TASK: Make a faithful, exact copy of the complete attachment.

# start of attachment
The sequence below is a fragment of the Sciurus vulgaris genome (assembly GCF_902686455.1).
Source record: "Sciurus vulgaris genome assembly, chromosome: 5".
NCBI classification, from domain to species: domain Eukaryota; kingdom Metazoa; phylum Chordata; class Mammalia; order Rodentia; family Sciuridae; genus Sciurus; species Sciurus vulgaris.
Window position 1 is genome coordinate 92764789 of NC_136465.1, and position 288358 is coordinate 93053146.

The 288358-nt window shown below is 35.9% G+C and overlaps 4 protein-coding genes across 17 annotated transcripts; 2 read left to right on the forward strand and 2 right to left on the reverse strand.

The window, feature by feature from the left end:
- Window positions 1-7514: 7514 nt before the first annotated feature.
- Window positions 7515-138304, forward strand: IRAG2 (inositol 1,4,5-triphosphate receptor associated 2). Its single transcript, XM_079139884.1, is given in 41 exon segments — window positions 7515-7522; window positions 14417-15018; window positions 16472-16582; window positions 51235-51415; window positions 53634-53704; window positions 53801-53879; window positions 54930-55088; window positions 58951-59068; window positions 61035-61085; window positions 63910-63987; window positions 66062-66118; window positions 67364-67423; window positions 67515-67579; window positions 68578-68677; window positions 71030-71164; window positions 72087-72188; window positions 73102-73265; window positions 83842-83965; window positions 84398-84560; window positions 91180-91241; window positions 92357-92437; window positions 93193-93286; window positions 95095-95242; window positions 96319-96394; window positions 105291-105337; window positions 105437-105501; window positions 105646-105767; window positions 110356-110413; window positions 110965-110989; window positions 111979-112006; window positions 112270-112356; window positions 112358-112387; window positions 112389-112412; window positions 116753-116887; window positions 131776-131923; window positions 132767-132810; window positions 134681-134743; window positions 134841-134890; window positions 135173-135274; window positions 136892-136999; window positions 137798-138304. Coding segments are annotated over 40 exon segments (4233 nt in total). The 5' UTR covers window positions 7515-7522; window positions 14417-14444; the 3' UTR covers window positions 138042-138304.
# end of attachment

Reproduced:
The sequence below is a fragment of the Sciurus vulgaris genome (assembly GCF_902686455.1).
Source record: "Sciurus vulgaris genome assembly, chromosome: 5".
NCBI classification, from domain to species: domain Eukaryota; kingdom Metazoa; phylum Chordata; class Mammalia; order Rodentia; family Sciuridae; genus Sciurus; species Sciurus vulgaris.
Window position 1 is genome coordinate 92764789 of NC_136465.1, and position 288358 is coordinate 93053146.

The 288358-nt window shown below is 35.9% G+C and overlaps 4 protein-coding genes across 17 annotated transcripts; 2 read left to right on the forward strand and 2 right to left on the reverse strand.

The window, feature by feature from the left end:
- Window positions 1-7514: 7514 nt before the first annotated feature.
- Window positions 7515-138304, forward strand: IRAG2 (inositol 1,4,5-triphosphate receptor associated 2). Its single transcript, XM_079139884.1, is given in 41 exon segments — window positions 7515-7522; window positions 14417-15018; window positions 16472-16582; window positions 51235-51415; window positions 53634-53704; window positions 53801-53879; window positions 54930-55088; window positions 58951-59068; window positions 61035-61085; window positions 63910-63987; window positions 66062-66118; window positions 67364-67423; window positions 67515-67579; window positions 68578-68677; window positions 71030-71164; window positions 72087-72188; window positions 73102-73265; window positions 83842-83965; window positions 84398-84560; window positions 91180-91241; window positions 92357-92437; window positions 93193-93286; window positions 95095-95242; window positions 96319-96394; window positions 105291-105337; window positions 105437-105501; window positions 105646-105767; window positions 110356-110413; window positions 110965-110989; window positions 111979-112006; window positions 112270-112356; window positions 112358-112387; window positions 112389-112412; window positions 116753-116887; window positions 131776-131923; window positions 132767-132810; window positions 134681-134743; window positions 134841-134890; window positions 135173-135274; window positions 136892-136999; window positions 137798-138304. Coding segments are annotated over 40 exon segments (4233 nt in total). The 5' UTR covers window positions 7515-7522; window positions 14417-14444; the 3' UTR covers window positions 138042-138304.